Before the tablet, she would come by on a Sunday “for a chat.” It was good to see her but uncomfortable because I didn’t really have time to sit around talking about nothing. Now she brings her tablet, pulls me onto the couch and shares things she has discovered (she is not too old for LOL cat videos) and I share things I like. And it turns out, I have plenty of time to enjoy a good laugh with her. She recently pulled my daughter into one of these laugh fests and the three of us crammed together on the couch to look at silly videos on Grandma’s tablet. My daughter won – hands-down – when it came to knowing where all the wet-your-pants-funny videos were. So we had a pretty good, multi-generational time gathered around a touchscreen.
My point? Maybe asking the kids to help you – even if only with advice or moral support — you get into a tablet or a smart phone wouldn’t be a totally selfish act this Mother’s Day. In fact, maybe all they really need is to know you would like it – and want their advice on what to get. (Though you might want to go armed with some of my advice, too. Teenagers tend to want what other teenagers want. So unless you are a teenager….) Who knows? The tech might turn out to be a good way for you all to connect. (And will certainly make it easier for you to supervise them.)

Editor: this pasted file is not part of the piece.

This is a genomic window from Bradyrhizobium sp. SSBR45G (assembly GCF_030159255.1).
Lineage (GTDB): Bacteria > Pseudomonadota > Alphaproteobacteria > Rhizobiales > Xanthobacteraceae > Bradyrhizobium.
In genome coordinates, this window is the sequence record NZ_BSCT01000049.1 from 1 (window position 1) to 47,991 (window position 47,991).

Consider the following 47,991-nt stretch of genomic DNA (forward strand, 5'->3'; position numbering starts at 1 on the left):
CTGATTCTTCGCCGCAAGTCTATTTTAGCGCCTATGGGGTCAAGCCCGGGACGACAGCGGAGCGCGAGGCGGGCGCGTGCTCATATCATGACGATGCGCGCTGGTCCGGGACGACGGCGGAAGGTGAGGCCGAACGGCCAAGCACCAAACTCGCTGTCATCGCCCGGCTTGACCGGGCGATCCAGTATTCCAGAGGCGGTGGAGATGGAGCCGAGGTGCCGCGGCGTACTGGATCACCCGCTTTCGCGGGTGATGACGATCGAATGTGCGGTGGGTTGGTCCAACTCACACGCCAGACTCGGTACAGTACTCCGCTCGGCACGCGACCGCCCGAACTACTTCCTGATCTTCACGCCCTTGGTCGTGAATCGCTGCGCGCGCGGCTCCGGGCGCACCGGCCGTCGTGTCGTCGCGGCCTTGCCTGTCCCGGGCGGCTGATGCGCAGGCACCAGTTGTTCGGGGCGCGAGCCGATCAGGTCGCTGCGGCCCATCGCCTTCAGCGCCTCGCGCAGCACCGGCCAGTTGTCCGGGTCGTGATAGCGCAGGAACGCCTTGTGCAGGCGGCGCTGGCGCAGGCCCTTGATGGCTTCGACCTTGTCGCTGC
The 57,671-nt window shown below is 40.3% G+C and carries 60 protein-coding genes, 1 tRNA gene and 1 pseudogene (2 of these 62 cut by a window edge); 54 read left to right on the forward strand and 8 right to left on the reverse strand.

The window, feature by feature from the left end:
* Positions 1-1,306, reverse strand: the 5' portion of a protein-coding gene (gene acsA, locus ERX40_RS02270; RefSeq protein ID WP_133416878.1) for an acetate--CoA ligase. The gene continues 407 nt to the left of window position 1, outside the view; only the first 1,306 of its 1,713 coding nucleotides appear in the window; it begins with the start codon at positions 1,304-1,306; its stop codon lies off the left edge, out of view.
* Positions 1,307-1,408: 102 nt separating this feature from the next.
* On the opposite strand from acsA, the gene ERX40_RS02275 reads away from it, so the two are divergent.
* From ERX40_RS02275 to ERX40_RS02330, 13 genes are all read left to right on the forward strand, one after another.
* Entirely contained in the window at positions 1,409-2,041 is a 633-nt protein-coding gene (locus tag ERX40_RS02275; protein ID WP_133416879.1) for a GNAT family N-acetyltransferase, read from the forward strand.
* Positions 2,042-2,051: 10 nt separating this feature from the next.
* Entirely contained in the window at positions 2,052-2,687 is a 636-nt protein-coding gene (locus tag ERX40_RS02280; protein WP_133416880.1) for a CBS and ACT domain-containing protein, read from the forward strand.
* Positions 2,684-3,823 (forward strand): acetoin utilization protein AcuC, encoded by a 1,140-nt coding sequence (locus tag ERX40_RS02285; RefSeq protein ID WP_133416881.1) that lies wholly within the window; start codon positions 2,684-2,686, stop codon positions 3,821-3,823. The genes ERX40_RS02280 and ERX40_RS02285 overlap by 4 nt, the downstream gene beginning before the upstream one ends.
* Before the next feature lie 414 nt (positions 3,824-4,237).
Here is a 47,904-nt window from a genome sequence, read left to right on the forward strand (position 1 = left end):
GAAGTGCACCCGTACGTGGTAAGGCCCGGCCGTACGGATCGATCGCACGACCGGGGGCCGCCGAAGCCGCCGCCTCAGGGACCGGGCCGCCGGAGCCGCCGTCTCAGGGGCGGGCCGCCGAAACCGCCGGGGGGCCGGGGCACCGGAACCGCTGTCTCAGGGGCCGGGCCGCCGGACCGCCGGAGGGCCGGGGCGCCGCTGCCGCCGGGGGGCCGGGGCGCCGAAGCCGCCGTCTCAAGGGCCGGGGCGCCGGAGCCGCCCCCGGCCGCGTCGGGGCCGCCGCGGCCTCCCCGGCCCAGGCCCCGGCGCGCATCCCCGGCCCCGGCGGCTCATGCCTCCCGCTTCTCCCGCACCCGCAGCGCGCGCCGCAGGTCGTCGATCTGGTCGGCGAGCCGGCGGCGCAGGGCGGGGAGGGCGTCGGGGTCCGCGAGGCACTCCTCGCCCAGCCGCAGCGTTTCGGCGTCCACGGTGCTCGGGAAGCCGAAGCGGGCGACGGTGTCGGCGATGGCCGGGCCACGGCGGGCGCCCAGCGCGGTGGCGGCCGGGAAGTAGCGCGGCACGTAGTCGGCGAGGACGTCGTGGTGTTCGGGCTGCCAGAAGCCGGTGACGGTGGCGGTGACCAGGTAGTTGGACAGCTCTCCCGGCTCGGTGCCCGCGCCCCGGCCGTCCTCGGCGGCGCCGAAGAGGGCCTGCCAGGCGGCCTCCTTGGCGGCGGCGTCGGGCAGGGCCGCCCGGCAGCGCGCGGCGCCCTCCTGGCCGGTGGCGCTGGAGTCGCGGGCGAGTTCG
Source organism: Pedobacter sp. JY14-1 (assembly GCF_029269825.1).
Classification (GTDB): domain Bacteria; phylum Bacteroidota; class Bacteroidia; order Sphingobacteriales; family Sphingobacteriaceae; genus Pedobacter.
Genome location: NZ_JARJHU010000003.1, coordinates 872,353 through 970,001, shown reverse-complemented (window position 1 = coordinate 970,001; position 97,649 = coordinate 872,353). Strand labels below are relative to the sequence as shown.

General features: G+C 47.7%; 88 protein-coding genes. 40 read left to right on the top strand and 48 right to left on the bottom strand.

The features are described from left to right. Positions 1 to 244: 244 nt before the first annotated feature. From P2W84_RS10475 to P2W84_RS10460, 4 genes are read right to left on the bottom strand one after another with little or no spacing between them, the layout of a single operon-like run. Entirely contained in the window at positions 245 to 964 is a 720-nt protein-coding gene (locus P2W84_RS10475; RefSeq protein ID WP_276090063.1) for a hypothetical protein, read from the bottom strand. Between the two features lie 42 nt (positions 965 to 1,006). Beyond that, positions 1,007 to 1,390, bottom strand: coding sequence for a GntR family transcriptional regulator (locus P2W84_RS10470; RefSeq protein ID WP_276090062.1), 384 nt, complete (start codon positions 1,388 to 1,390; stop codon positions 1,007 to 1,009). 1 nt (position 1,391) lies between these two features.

And don’t underestimate your own mother. Maybe what she really wants is to not be treated like a lost relic of an earlier age.
I wouldn’t take that “iPad” ($499) response in that survey too literally, though. I’m sure you — or your Mom — would be thrilled to get the Galaxy Tab I gave my mother or — even better — a Garnet Red Galaxy Tab 2 7.0 ($219), an engraved iPad Mini ($329), or the ($199) Kobo Arc, an Android Tablet and eReader with an engaging Pinterest-like interface.
You might also like many of the tech goodies I covered (with my husband Dan) in the Dads and Grads Gift Guide in the June issue of Family Circle. In particular, the Samsung Galaxy Note 2 is a great tool to help busy moms — or grandparents who can’t be bothered to own a computer — stay connected and organized. The screen is big (like a pocket tablet) and the built-in pen allows for some old-school-but-digital note taking (with pen and screen) and photo marking.